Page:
Too often lost among the flashy valuations and vanity metrics is the opportunity startups and technology have to positively impact our lives. In the rarest of cases, these companies manage to accomplish social good while also making our lives easier and more entertaining. Today Coupons.com announced its philanthropic arm Coupons for Change.
Through using coupons from CouponsForChange.org to purchase everyday grocery and household items, consumers are donating money to the domestic hunger-relief charity Feeding America. Using three coupons from the site amounts to donating one meal to a child. The philanthropic site offers nearly the same coupons as its parent company, including those from top CPG brands including Clorox, General Mills, Johnson & Johnson, Kellogg’s, and Kraft Foods.
“Coupons.com has always been a civic-minded company,” says Coupons for Change chief philanthropy officer and Coupons.com co-founder Michele Boal. “It has never been a question of if we would give back, but a matter of how we could give back and create the greatest social impact.”
Today, as part of the launch, Coupons for Change is having a bit of fun while attempting to set a Guinness World Record at its Mountain View headquarters. The company aims to raise awareness for child hunger ahead of the back-to-school season by claiming the title for the world’s largest lunch box.
Guests of today’s launch event will help fill the oversized lunch box with more than 400 backpacks containing food for children in need. The backpacks will then be donated to InnVision Shelter Network, a Bay Area nonprofit dedicated to ending homelessness.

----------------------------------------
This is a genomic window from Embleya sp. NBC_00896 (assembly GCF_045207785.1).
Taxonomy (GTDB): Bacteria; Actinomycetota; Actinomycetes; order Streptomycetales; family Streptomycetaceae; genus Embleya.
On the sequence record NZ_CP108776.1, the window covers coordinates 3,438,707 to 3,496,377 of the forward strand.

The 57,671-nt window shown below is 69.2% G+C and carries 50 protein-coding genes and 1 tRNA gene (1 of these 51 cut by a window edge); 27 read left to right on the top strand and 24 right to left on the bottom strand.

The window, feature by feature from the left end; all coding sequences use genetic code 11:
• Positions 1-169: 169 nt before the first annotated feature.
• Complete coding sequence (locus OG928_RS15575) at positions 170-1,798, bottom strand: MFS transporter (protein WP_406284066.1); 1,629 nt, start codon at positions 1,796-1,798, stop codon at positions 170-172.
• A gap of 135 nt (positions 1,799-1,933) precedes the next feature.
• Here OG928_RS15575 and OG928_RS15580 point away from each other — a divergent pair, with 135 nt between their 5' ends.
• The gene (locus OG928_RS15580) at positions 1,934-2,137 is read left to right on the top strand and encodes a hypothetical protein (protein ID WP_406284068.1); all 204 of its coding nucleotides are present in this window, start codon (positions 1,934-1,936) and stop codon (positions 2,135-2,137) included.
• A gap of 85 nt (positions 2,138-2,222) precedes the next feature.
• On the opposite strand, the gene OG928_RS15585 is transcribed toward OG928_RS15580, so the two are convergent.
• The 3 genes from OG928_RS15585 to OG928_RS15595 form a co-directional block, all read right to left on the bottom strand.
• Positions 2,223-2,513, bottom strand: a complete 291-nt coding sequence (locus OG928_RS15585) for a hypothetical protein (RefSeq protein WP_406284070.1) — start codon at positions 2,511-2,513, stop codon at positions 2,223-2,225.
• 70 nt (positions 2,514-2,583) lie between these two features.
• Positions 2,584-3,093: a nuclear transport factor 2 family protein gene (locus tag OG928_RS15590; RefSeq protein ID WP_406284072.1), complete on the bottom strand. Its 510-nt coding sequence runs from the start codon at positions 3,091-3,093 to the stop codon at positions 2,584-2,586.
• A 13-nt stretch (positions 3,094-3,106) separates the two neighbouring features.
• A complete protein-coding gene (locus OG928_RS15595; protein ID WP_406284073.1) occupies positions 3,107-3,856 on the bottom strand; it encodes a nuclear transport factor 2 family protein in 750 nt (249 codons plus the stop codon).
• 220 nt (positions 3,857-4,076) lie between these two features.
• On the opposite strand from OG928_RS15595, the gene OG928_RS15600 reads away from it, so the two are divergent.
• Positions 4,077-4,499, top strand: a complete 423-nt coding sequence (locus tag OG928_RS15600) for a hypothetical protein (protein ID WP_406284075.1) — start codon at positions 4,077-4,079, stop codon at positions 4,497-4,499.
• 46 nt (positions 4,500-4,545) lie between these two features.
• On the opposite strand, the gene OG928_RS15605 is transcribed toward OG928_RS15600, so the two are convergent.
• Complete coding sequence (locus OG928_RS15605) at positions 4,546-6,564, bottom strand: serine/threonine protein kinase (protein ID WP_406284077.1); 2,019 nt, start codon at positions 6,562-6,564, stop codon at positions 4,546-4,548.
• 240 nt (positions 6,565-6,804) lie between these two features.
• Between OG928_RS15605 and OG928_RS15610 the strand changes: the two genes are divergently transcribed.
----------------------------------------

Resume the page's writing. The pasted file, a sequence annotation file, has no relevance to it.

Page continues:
San Francisco 49ers CEO Jed York and several popular alumni players will attend in representation of team foundation “Safe, On Track and In School.”
The exclusive charity of Coupons for Change, Feeding America is a network of 200 food banks across the country which supply food to more than 37 million Americans each year, including 14 million children.
All donations are made by Coupons.com, not by its brand or advertising partners. The company has been extremely successful and certainly has the ability to take on such an initiative — but that doesn’t always mean it’s the case. Coupons.com made more than $90 million in revenue in 2011 and raised its latest $200 million financing round at a valuation of $1 billion. Rumors have bene swirling that the company is planning an IPO after nearly 14 years as a private company. At least the company has its corporate social responsibility (CSR) house in order.